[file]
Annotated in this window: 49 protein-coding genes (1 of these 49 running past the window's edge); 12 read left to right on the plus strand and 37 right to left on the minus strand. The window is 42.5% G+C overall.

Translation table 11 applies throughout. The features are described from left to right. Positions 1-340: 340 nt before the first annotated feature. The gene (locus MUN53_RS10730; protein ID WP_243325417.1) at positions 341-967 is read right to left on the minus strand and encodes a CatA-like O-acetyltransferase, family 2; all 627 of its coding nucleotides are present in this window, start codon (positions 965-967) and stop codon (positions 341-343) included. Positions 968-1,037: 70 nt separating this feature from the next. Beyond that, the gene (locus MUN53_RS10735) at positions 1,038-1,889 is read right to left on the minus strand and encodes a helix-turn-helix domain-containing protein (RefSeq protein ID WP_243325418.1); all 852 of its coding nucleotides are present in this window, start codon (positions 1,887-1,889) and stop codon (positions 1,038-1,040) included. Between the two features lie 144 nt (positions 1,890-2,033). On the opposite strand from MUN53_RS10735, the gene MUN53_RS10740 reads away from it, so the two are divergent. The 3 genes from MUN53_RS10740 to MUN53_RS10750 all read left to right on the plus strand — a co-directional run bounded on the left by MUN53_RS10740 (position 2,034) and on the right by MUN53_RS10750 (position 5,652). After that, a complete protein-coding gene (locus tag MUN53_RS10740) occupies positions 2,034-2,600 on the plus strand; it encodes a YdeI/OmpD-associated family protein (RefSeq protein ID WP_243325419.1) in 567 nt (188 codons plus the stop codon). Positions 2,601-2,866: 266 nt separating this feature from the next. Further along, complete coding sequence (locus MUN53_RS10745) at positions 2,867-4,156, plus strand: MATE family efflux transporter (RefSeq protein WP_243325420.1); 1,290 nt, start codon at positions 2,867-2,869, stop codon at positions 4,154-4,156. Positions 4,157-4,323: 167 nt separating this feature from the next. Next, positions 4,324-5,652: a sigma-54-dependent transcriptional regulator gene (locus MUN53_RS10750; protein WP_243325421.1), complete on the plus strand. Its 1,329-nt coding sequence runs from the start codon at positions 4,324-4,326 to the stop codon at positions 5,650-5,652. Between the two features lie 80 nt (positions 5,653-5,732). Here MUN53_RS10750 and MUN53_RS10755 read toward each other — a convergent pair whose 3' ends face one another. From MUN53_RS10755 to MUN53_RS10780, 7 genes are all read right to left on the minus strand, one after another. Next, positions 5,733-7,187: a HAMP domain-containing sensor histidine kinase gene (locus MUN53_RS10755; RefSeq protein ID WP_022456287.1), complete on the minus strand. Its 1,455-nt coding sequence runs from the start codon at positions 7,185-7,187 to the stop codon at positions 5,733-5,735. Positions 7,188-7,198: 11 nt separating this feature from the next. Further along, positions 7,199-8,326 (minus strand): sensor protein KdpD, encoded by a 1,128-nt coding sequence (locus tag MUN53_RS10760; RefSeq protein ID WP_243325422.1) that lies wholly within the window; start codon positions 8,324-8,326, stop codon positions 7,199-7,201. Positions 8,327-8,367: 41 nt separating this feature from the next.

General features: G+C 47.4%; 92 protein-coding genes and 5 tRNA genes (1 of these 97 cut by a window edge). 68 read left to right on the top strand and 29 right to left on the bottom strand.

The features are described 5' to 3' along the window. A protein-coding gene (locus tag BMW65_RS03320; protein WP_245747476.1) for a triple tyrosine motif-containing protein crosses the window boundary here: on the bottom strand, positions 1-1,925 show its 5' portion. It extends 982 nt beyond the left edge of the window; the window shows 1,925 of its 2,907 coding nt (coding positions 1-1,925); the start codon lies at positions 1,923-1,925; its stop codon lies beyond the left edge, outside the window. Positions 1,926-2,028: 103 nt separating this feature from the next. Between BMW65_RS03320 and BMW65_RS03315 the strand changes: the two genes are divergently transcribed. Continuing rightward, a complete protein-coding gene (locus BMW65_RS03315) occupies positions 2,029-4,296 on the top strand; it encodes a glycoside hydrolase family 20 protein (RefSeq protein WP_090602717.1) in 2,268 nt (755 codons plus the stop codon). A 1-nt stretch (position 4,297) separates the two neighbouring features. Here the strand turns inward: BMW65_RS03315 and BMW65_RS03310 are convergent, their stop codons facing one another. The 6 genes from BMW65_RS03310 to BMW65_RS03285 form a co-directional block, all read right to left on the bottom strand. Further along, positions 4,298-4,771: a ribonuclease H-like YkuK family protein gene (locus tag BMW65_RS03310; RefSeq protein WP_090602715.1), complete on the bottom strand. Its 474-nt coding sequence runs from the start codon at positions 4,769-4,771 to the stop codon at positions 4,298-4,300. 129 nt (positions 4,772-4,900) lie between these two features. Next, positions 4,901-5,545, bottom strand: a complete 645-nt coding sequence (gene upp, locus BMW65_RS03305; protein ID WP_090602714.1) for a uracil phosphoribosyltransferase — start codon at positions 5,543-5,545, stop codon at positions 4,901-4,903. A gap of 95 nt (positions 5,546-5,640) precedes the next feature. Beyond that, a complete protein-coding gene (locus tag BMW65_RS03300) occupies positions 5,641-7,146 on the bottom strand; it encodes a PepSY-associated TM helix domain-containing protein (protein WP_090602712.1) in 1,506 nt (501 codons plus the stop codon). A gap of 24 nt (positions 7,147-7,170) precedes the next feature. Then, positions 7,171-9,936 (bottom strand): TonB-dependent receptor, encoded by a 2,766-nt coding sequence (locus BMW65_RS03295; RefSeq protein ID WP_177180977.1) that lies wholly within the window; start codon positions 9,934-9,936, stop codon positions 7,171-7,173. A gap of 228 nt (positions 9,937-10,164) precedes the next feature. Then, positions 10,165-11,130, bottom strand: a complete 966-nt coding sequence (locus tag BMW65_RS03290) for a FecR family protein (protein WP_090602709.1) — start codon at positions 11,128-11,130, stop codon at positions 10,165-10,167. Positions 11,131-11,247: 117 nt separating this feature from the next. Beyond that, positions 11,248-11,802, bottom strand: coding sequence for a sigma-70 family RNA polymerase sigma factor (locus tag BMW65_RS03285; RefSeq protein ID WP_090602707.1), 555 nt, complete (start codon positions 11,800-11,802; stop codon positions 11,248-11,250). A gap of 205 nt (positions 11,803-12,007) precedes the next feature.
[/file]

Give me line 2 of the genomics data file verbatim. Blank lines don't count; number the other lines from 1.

Translation table 11 applies throughout. The features are described from left to right. Positions 1-340: 340 nt before the first annotated feature. The gene (locus MUN53_RS10730; protein ID WP_243325417.1) at positions 341-967 is read right to left on the minus strand and encodes a CatA-like O-acetyltransferase, family 2; all 627 of its coding nucleotides are present in this window, start codon (positions 965-967) and stop codon (positions 341-343) included. Positions 968-1,037: 70 nt separating this feature from the next. Beyond that, the gene (locus MUN53_RS10735) at positions 1,038-1,889 is read right to left on the minus strand and encodes a helix-turn-helix domain-containing protein (RefSeq protein ID WP_243325418.1); all 852 of its coding nucleotides are present in this window, start codon (positions 1,887-1,889) and stop codon (positions 1,038-1,040) included. Between the two features lie 144 nt (positions 1,890-2,033). On the opposite strand from MUN53_RS10735, the gene MUN53_RS10740 reads away from it, so the two are divergent. The 3 genes from MUN53_RS10740 to MUN53_RS10750 all read left to right on the plus strand — a co-directional run bounded on the left by MUN53_RS10740 (position 2,034) and on the right by MUN53_RS10750 (position 5,652). After that, a complete protein-coding gene (locus tag MUN53_RS10740) occupies positions 2,034-2,600 on the plus strand; it encodes a YdeI/OmpD-associated family protein (RefSeq protein ID WP_243325419.1) in 567 nt (188 codons plus the stop codon). Positions 2,601-2,866: 266 nt separating this feature from the next. Further along, complete coding sequence (locus MUN53_RS10745) at positions 2,867-4,156, plus strand: MATE family efflux transporter (RefSeq protein WP_243325420.1); 1,290 nt, start codon at positions 2,867-2,869, stop codon at positions 4,154-4,156. Positions 4,157-4,323: 167 nt separating this feature from the next. Next, positions 4,324-5,652: a sigma-54-dependent transcriptional regulator gene (locus MUN53_RS10750; protein WP_243325421.1), complete on the plus strand. Its 1,329-nt coding sequence runs from the start codon at positions 4,324-4,326 to the stop codon at positions 5,650-5,652. Between the two features lie 80 nt (positions 5,653-5,732). Here MUN53_RS10750 and MUN53_RS10755 read toward each other — a convergent pair whose 3' ends face one another. From MUN53_RS10755 to MUN53_RS10780, 7 genes are all read right to left on the minus strand, one after another. Next, positions 5,733-7,187: a HAMP domain-containing sensor histidine kinase gene (locus MUN53_RS10755; RefSeq protein ID WP_022456287.1), complete on the minus strand. Its 1,455-nt coding sequence runs from the start codon at positions 7,185-7,187 to the stop codon at positions 5,733-5,735. Positions 7,188-7,198: 11 nt separating this feature from the next. Further along, positions 7,199-8,326 (minus strand): sensor protein KdpD, encoded by a 1,128-nt coding sequence (locus tag MUN53_RS10760; RefSeq protein ID WP_243325422.1) that lies wholly within the window; start codon positions 8,324-8,326, stop codon positions 7,199-7,201. Positions 8,327-8,367: 41 nt separating this feature from the next.